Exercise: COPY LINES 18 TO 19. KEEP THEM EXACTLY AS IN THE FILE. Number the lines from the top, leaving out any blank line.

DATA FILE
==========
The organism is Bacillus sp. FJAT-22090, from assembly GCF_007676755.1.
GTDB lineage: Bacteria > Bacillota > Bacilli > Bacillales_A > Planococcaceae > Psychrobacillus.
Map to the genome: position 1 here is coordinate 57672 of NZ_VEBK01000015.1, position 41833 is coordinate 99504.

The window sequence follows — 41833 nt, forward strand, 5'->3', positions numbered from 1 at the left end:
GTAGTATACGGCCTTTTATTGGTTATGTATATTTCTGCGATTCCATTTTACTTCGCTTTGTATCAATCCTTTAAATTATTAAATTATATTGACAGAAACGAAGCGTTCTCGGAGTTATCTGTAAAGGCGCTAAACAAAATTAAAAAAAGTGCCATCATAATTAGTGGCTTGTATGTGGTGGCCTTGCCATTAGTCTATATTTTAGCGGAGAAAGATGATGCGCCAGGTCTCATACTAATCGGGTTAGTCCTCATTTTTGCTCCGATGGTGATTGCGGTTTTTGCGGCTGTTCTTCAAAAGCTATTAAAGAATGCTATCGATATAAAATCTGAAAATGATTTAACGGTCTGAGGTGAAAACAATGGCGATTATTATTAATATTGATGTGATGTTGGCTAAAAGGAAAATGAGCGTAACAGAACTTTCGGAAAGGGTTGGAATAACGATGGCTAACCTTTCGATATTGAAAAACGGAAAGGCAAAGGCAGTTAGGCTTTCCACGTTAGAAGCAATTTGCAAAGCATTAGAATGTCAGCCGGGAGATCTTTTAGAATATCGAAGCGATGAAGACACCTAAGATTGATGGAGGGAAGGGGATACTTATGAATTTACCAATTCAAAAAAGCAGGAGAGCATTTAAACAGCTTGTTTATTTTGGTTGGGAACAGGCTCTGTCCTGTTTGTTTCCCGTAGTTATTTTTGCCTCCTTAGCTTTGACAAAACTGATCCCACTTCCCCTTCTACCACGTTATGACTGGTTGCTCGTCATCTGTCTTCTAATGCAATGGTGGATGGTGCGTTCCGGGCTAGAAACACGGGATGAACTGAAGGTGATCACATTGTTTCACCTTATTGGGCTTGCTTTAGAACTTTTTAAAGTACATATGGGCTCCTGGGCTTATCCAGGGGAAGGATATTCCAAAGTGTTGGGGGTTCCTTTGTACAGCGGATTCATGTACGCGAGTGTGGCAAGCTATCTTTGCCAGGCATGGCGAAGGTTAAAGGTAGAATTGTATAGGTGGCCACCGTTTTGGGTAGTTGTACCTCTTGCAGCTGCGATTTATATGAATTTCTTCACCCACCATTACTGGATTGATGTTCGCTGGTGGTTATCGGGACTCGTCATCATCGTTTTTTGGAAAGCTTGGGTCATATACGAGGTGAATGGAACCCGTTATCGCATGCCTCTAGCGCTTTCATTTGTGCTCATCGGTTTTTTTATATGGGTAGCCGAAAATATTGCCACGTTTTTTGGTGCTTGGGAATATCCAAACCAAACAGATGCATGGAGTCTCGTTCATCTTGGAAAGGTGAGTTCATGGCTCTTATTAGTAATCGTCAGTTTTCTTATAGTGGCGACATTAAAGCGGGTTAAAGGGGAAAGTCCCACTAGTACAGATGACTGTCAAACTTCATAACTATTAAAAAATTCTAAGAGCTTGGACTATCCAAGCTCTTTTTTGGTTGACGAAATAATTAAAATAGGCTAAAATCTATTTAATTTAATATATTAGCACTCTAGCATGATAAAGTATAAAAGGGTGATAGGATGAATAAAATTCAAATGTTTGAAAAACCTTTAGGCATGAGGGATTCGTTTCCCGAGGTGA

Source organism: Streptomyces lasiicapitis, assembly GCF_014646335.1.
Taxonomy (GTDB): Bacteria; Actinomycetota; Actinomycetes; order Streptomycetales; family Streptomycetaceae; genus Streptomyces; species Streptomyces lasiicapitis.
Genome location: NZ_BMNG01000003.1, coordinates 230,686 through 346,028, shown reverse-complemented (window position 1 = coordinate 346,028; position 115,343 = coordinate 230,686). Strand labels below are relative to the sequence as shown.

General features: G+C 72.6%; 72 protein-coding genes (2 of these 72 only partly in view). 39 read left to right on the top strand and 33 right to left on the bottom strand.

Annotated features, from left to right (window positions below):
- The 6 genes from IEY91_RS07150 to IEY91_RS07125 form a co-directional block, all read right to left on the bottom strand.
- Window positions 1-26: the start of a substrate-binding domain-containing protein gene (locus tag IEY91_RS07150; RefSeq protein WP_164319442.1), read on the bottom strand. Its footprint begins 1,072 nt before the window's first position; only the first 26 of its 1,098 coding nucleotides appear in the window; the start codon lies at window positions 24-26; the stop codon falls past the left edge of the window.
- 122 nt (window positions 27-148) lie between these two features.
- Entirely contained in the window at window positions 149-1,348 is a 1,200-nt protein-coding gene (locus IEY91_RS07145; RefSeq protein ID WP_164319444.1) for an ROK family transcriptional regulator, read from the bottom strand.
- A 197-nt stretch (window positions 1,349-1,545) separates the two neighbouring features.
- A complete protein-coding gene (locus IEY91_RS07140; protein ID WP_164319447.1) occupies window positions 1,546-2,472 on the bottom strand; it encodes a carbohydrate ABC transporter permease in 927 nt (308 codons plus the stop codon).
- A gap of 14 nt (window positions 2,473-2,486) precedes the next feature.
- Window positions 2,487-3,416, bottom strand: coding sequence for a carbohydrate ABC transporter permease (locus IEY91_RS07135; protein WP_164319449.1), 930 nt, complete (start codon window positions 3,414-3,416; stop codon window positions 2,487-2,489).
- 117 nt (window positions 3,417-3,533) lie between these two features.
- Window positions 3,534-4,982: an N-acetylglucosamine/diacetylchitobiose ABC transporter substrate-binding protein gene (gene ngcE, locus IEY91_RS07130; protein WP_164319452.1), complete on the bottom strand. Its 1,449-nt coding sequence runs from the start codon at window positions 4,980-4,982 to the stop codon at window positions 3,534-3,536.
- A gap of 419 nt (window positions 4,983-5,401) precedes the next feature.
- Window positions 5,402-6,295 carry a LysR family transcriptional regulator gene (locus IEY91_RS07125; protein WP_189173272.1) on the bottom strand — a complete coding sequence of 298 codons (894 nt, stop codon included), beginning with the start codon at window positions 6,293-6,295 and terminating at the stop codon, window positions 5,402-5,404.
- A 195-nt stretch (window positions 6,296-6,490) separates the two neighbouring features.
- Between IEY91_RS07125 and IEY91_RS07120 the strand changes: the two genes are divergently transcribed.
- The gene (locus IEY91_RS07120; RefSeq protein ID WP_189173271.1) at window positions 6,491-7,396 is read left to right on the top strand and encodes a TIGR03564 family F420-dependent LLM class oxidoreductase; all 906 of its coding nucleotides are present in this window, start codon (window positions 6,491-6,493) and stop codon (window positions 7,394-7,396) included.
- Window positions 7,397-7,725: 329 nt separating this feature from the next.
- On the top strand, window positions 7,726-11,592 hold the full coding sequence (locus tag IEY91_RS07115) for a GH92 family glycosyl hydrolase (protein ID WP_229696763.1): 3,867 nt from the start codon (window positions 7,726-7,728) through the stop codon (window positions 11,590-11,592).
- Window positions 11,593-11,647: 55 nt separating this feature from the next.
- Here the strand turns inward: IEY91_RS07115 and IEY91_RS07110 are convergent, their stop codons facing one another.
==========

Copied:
- Window positions 2,487-3,416, bottom strand: coding sequence for a carbohydrate ABC transporter permease (locus IEY91_RS07135; protein WP_164319449.1), 930 nt, complete (start codon window positions 3,414-3,416; stop codon window positions 2,487-2,489).
- 117 nt (window positions 3,417-3,533) lie between these two features.